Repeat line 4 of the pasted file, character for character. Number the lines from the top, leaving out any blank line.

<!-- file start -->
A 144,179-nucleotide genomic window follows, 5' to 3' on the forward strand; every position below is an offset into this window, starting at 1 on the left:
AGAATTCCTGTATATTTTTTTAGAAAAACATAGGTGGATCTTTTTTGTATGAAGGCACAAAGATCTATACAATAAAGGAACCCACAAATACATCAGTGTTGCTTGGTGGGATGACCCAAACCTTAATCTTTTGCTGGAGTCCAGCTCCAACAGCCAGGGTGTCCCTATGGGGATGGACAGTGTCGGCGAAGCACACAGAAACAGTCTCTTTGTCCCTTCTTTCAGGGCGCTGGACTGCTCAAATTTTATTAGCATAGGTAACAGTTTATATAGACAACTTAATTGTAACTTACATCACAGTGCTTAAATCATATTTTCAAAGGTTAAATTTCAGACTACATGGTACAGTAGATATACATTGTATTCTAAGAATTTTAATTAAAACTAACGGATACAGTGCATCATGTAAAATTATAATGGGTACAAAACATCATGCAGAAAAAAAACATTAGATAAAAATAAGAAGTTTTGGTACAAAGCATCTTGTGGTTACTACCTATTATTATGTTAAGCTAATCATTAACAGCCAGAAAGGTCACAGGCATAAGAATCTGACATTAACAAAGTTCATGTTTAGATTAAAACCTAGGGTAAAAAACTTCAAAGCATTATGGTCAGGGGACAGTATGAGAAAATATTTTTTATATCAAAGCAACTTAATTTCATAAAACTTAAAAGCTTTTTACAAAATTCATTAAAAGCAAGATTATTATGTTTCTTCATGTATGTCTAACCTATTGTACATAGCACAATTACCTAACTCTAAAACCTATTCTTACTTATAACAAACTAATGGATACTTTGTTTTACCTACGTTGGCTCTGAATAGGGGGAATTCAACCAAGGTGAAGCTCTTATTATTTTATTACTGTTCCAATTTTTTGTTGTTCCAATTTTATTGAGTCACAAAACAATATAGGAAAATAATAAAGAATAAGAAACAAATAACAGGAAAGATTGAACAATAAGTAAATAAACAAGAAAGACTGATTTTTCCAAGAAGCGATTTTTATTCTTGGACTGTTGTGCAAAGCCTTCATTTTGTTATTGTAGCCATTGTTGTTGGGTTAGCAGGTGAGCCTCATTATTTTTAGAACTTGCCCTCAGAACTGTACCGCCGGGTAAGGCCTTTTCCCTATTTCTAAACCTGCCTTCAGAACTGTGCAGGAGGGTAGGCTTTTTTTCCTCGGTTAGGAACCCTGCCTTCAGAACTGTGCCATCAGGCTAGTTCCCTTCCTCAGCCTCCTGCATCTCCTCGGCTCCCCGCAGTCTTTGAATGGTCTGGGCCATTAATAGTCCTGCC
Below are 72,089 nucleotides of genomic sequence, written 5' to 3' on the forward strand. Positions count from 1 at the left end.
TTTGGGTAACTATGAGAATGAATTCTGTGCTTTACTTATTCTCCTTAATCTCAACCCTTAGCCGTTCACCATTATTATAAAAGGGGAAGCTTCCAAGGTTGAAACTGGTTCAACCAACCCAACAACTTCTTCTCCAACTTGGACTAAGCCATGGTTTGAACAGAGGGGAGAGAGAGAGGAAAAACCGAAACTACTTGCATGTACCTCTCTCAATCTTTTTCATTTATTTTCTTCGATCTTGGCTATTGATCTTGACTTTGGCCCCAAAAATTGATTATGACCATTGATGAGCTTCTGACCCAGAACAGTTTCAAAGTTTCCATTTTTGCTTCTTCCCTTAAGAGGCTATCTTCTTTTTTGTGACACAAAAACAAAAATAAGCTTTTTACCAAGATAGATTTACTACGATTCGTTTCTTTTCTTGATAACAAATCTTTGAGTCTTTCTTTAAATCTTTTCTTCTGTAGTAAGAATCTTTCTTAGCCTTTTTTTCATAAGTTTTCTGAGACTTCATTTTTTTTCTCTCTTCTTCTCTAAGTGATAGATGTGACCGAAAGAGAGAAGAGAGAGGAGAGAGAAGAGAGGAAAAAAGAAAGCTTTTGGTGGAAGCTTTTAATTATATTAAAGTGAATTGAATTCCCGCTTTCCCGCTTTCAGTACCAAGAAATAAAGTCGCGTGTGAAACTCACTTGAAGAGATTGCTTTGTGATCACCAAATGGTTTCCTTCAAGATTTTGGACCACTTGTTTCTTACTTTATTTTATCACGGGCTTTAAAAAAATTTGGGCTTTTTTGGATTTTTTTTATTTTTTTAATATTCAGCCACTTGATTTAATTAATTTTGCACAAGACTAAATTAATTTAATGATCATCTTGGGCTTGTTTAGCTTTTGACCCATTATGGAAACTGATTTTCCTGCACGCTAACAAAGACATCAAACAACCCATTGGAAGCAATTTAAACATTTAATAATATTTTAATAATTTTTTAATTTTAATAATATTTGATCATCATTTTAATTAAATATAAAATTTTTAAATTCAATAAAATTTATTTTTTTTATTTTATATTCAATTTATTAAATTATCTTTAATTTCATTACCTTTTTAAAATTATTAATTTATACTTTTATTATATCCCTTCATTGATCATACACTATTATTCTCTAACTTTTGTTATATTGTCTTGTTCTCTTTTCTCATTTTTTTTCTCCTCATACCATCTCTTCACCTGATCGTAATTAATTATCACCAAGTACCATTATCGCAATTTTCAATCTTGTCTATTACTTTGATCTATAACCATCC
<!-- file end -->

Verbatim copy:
TTTGGGTAACTATGAGAATGAATTCTGTGCTTTACTTATTCTCCTTAATCTCAACCCTTAGCCGTTCACCATTATTATAAAAGGGGAAGCTTCCAAGGTTGAAACTGGTTCAACCAACCCAACAACTTCTTCTCCAACTTGGACTAAGCCATGGTTTGAACAGAGGGGAGAGAGAGAGGAAAAACCGAAACTACTTGCATGTACCTCTCTCAATCTTTTTCATTTATTTTCTTCGATCTTGGCTATTGATCTTGACTTTGGCCCCAAAAATTGATTATGACCATTGATGAGCTTCTGACCCAGAACAGTTTCAAAGTTTCCATTTTTGCTTCTTCCCTTAAGAGGCTATCTTCTTTTTTGTGACACAAAAACAAAAATAAGCTTTTTACCAAGATAGATTTACTACGATTCGTTTCTTTTCTTGATAACAAATCTTTGAGTCTTTCTTTAAATCTTTTCTTCTGTAGTAAGAATCTTTCTTAGCCTTTTTTTCATAAGTTTTCTGAGACTTCATTTTTTTTCTCTCTTCTTCTCTAAGTGATAGATGTGACCGAAAGAGAGAAGAGAGAGGAGAGAGAAGAGAGGAAAAAAGAAAGCTTTTGGTGGAAGCTTTTAATTATATTAAAGTGAATTGAATTCCCGCTTTCCCGCTTTCAGTACCAAGAAATAAAGTCGCGTGTGAAACTCACTTGAAGAGATTGCTTTGTGATCACCAAATGGTTTCCTTCAAGATTTTGGACCACTTGTTTCTTACTTTATTTTATCACGGGCTTTAAAAAAATTTGGGCTTTTTTGGATTTTTTTTATTTTTTTAATATTCAGCCACTTGATTTAATTAATTTTGCACAAGACTAAATTAATTTAATGATCATCTTGGGCTTGTTTAGCTTTTGACCCATTATGGAAACTGATTTTCCTGCACGCTAACAAAGACATCAAACAACCCATTGGAAGCAATTTAAACATTTAATAATATTTTAATAATTTTTTAATTTTAATAATATTTGATCATCATTTTAATTAAATATAAAATTTTTAAATTCAATAAAATTTATTTTTTTTATTTTATATTCAATTTATTAAATTATCTTTAATTTCATTACCTTTTTAAAATTATTAATTTATACTTTTATTATATCCCTTCATTGATCATACACTATTATTCTCTAACTTTTGTTATATTGTCTTGTTCTCTTTTCTCATTTTTTTTCTCCTCATACCATCTCTTCACCTGATCGTAATTAATTATCACCAAGTACCATTATCGCAATTTTCAATCTTGTCTATTACTTTGATCTATAACCATCC